If this was a proper post it would be clearer and have some illustrations. These are just my notes on the process, quite involved for us as you'll see, of migrating a project to AC17/18. Even though 17 was released 18 months ago, we still have projects in earlier versions and I doubt we are alone. IMO, the combination of Building Materials and "Inside/Outside" for walls is the biggest change to AC modeling in my 16 years of using it. It's worse for us because we have a standard of interior wall reference lines, and AC is strongly biased in favor of exterior. No, changing this standard is not feasible.
When an AC16 file is opened in 17/18, building materials are created, several of each kind, based on cut fills of preexisting elements, and maybe favorites and tool settings. You need to sort the Bmats first, to make it easier to sort the composites later.
Sorting the Bmats: In Attribute Manager, open the current template. This has the good Bmats. In the template, here's concrete at ID 4. In the newly opened project, you probably have several concretes. Hopefully one of them has ID 4. Overwrite that one from the template. (In 17, all overwriting is by ID. In 18, you can choose to overwrite by name or ID.) Apply that, and you will get a confirmation that you are modifying the bmat as well as the surface.
Now that you have a good concrete, you can delete the others. You have to do this in the Bmats dialog, not the Attribute Manager. Select all the old concretes (the ones with the strings of numbers), delete and replace with the good new concrete.
Back in Attribute Manager, pick another Bmat that needs to be cleaned up, how about brick. Reopen the template (yes every time) and check that the ID of the template brick matches any one of the project's bricks. If it does, repeat the process above. (Overwrite, delete the others and replace with the good new one.) If it doesn't match, e.g., template brick's ID is taken by Empty Fill ########## in the project, postpone working on brick and choose something else. In the process of cleaning up the other Bmats, template brick's ID will eventually become available.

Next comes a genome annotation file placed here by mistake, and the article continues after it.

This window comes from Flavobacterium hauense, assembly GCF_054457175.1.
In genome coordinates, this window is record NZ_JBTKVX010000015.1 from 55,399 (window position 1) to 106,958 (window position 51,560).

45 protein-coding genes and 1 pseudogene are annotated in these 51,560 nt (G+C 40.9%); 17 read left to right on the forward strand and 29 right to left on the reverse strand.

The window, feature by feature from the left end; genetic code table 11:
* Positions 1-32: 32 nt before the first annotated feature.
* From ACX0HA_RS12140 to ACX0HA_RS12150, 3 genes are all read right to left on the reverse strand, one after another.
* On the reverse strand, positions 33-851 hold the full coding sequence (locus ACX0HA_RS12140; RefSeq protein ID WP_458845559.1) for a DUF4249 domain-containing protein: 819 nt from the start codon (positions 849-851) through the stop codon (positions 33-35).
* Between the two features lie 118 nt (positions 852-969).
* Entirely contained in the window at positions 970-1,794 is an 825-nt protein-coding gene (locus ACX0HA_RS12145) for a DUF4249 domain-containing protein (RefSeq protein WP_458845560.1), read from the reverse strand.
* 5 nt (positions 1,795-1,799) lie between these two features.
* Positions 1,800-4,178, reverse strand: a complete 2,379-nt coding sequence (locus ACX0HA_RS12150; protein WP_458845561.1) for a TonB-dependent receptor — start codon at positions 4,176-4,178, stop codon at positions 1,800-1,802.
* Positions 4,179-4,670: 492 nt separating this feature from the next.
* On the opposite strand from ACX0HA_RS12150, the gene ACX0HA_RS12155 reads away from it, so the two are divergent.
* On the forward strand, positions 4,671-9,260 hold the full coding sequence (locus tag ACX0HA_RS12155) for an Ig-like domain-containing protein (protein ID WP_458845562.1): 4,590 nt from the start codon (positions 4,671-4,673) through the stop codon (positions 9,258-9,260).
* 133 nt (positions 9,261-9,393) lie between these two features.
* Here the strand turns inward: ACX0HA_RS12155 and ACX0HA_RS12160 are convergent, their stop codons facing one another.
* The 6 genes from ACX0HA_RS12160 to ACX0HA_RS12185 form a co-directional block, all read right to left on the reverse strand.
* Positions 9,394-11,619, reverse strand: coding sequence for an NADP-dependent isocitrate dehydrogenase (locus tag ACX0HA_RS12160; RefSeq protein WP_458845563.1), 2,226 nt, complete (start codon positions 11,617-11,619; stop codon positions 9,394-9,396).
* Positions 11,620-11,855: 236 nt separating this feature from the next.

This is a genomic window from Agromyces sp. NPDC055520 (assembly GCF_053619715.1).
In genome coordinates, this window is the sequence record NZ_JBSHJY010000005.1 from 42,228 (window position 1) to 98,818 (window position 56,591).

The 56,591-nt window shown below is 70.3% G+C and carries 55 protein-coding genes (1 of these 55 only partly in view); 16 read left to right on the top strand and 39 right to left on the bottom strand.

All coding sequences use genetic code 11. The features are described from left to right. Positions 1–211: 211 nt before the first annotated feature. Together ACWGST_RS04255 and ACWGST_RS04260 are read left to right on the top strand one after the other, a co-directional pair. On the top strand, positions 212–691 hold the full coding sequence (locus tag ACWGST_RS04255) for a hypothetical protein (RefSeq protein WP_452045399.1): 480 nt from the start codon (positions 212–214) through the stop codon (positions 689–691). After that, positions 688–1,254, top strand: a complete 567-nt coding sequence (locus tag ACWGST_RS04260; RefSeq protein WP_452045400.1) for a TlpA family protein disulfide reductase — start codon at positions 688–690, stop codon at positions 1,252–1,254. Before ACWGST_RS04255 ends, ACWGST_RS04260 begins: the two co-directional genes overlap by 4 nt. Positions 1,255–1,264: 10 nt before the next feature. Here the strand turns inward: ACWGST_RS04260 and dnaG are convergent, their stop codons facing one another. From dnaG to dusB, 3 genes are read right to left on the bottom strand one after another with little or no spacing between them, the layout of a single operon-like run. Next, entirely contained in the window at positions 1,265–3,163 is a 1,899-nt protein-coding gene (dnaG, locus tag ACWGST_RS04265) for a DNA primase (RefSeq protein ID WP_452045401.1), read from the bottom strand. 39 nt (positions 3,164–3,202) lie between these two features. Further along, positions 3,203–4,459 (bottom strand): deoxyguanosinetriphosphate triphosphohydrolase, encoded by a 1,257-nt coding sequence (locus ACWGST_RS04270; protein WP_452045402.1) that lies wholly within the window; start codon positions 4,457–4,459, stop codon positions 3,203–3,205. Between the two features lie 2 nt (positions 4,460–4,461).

Keep overwriting and replacing, back and forth between the Attribute Manager and the Bmats dialog, until you have all good Bmats from the template.
Once the Bmats are done, you can do the composites. Some new composites are created, though the old ones remain. Composites are upside down because of the inside/outside thing, so the easiest way is to replace them from the template where possible. (Technically, they aren't upside down yet, but they will be once you flip the walls.) Because the old composites are kept, it's easy to line up the IDs with the template and you might be able to replace them all in one Attribute Manager session. Then in the Composites dialog, delete the items with the long numbers, replacing them with the good ones from the template. Unfortunately, for composites you can only delete them one at a time.
Changes to walls in AC17: They have Inside and Outside faces. The surfaces (formerly materials) are set by these faces, not by the ref line side. The ref line can be inside or outside face. The three surface attributes can take the surfaces of the wall/composite's Bmats, or they can be overridden. In practice they get overridden a lot, and in the overridden state they are just like the three attributes in AC16 and earlier.
This default Bmat/surface/override behavior is suspended when a project is migrated. There is a legacy setting in the Project Preferences for Construction Elements (In AC18 it is under the Legacy tab). It stops the new intersection method from working (the 3 digit number in the Bmat's settings), and also auto-overrides the surface attributes of elements such as walls. So the override button is not available for those settings.
If you turn the the legacy setting off, the override button will come back to life, with the override on. So you should see no changes to surfaces. What will change is the intersection behavior between Bmats. With the legacy setting off, the 3-digit priority takes effect, so you might need to tune those up to get the behavior you expect. One change you must make: The cutting layers need to be set to a high intersection number to prevent them interfering with ordinary elements. For a clear example, turn the legacy setting off, open a section, and take a look at what the site cutting slabs do to the basement walls. I'm using 100 for this intersection number in the templates. It only need apply to section, elevation, and 3D layer combination types.
There is no rush to turn off the legacy setting to keep working as you were. If you are purely migrating the project, i.e., archiving it in the most current version, I would leave the legacy setting on.